Crime Bytes: The role of the behavioural sciences in tackling organised crime
In a recent article published in Jane’s Intelligence Review (Jan 2015) Dr Anna Sergi, a lecturer in policing and crime science at the University of West London, explores the role of the behavioural sciences in tackling organised crime. Social and behavioural science is a multidisciplinary field, involving studies of psychology, sociology, criminology, anthropology, economics and communication that examine the relationships, networks and dynamics between individuals, groups and the society in which they are embedded. Applied to a range of criminal issues, from ASB to organised crime, Dr Sergi emphasises the importance of using these approaches to understand crime in relation to society, and to ensure our analysis is “rooted in reality.”
Specifically in relation to organised crime, this approach has been used to prevent, disrupt and reduce organised crime be understanding the motivation of offenders, analysing their roles within criminal groups, detecting the truthfulness or deception of victims or perpetrators, and by effectively using the communication between law enforcement and criminals in order to influence criminal behaviour.
For example, the National Crime Agency (NCA) has a dedicated Behavioural Science Unit which aims to support investigations by analysing, predicting and influencing suspects’ intentions. A thorough psychological understanding of offender motivations and behaviour is particularly important in the battle against online child exploitation, which can involve setting up “honey traps” and undercover work in which offenders are approached online from within their own networks. In the case of Operation Rescue, a CEOP-led (Child Exploitation and Online Protection) operation in which an online forum of over 70,000 members was dismantled between 2007 and 2014, law enforcement intervention was successful due to human error on the part of the offenders – namely by mistakes made when trying to anonymised their activities online. These mistakes, combined with delicate undercover work online in which information is collected, networks are analysed and careful communication is used to gain trust and influence offender behaviour, led to the arrest of 184 offenders worldwide (including 33 UK convictions).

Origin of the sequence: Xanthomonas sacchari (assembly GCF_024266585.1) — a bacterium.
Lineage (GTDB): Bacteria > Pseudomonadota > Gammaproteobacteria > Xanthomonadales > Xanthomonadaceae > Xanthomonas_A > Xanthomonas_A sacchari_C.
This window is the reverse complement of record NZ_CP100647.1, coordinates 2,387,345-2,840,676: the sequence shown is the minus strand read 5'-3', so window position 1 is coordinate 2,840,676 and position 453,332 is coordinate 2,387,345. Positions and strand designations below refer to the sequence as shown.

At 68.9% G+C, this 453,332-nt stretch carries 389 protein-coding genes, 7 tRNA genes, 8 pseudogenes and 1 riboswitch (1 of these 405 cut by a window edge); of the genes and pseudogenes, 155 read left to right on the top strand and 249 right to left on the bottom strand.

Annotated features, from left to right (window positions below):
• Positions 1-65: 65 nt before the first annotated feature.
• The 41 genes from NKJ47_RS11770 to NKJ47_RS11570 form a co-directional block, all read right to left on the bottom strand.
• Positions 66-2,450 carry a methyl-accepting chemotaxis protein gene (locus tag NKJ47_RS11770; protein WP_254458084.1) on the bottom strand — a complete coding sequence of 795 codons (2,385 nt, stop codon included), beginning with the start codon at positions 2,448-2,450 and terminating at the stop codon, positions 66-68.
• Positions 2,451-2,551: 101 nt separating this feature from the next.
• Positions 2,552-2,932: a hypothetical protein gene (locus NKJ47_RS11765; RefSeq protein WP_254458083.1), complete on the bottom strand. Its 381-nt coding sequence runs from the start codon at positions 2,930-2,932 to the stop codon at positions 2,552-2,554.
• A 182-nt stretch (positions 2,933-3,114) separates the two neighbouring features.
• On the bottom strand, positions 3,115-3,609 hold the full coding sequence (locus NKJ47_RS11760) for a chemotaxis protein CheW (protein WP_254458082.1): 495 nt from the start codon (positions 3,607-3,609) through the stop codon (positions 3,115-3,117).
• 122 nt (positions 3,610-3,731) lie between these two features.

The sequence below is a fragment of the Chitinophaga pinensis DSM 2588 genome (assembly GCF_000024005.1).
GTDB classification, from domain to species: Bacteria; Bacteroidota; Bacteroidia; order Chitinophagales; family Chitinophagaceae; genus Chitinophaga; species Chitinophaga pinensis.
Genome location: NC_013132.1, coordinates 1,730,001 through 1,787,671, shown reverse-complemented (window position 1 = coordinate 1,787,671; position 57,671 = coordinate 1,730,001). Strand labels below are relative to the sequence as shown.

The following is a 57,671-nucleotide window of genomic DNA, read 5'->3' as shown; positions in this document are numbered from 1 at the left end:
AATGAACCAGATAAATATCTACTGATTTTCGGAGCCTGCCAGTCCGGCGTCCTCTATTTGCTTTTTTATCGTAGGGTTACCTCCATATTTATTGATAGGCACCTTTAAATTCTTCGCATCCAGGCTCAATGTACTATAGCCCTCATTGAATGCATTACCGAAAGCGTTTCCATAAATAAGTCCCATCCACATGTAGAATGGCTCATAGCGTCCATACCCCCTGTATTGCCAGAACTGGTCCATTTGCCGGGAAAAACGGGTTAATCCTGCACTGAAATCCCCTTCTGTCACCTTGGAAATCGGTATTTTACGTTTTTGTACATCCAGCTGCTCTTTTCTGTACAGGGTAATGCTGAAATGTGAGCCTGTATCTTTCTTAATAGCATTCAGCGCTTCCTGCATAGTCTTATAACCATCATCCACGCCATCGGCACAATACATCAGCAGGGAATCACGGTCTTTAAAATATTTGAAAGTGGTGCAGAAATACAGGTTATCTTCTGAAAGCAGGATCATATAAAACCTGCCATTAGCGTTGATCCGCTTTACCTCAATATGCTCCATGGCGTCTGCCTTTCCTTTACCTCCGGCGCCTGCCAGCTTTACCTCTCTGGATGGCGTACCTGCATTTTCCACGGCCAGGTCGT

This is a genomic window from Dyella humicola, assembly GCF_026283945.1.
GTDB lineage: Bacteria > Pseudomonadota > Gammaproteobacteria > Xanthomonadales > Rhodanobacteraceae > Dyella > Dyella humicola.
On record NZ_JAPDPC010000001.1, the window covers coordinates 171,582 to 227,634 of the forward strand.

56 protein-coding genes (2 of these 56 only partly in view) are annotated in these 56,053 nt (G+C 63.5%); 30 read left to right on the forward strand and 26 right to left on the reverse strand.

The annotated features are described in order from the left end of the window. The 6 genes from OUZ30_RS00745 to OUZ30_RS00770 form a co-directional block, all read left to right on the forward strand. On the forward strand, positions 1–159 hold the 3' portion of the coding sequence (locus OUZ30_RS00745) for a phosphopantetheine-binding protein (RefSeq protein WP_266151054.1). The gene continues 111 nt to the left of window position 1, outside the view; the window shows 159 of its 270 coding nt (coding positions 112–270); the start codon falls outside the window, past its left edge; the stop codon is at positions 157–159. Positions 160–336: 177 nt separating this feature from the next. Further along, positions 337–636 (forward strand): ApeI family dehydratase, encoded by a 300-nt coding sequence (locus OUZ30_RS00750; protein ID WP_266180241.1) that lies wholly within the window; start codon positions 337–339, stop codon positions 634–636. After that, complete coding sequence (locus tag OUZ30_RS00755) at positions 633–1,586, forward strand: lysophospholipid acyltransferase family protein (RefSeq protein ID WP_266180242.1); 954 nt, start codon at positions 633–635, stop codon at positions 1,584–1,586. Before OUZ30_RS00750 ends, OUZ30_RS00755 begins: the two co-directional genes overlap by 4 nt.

A behavioural science approach can be equally valuable in understanding and influencing offline behaviour. Dr Sergi highlights the importance of these techniques in tackling human trafficking, by improving our understanding of both offender and victim behaviour. It is critical for us to understand the mind-set of vulnerable targets in order to prevent others in similar conditions from also suffering victimisation. For example, with the support of behavioural scientists, the NCA secured evidence that tracked down the offenders involved in Operation Visionary – 3 Nigerian men involved in the trafficking of a 23-year-old Nigerian woman to the UK. This woman was “befriended, raped, trafficked, and threatened with black magic”, and the men deliberately targeted women who were orphans or who had financial or educational needs. In this case, an understanding of both the psychological state of the victim and an anthropological understanding and cultural awareness regarding the role of black magic, were both critical in engaging the victim and fully understanding her vulnerability. This case in particular highlights how social sciences can push our understanding of criminality beyond the investigation of a single offence, towards a fuller awareness of the social context and the logic behind trafficking from the perspective of both offender and victim.
To read more, please find Dr Sergi’s full article here.